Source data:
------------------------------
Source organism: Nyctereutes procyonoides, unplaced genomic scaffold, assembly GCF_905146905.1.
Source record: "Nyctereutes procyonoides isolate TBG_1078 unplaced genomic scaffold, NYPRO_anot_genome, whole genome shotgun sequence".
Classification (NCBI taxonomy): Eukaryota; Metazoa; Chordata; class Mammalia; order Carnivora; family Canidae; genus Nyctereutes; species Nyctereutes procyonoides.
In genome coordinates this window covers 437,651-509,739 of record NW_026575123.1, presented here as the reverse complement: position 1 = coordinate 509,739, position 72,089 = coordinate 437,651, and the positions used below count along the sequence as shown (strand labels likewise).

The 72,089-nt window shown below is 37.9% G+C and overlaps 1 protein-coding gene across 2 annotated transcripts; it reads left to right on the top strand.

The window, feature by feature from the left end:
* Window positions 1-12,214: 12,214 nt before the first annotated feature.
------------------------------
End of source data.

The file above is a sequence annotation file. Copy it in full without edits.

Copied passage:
Source organism: Nyctereutes procyonoides, unplaced genomic scaffold, assembly GCF_905146905.1.
Source record: "Nyctereutes procyonoides isolate TBG_1078 unplaced genomic scaffold, NYPRO_anot_genome, whole genome shotgun sequence".
Classification (NCBI taxonomy): Eukaryota; Metazoa; Chordata; class Mammalia; order Carnivora; family Canidae; genus Nyctereutes; species Nyctereutes procyonoides.
In genome coordinates this window covers 437,651-509,739 of record NW_026575123.1, presented here as the reverse complement: position 1 = coordinate 509,739, position 72,089 = coordinate 437,651, and the positions used below count along the sequence as shown (strand labels likewise).

The 72,089-nt window shown below is 37.9% G+C and overlaps 1 protein-coding gene across 2 annotated transcripts; it reads left to right on the top strand.

The window, feature by feature from the left end:
* Window positions 1-12,214: 12,214 nt before the first annotated feature.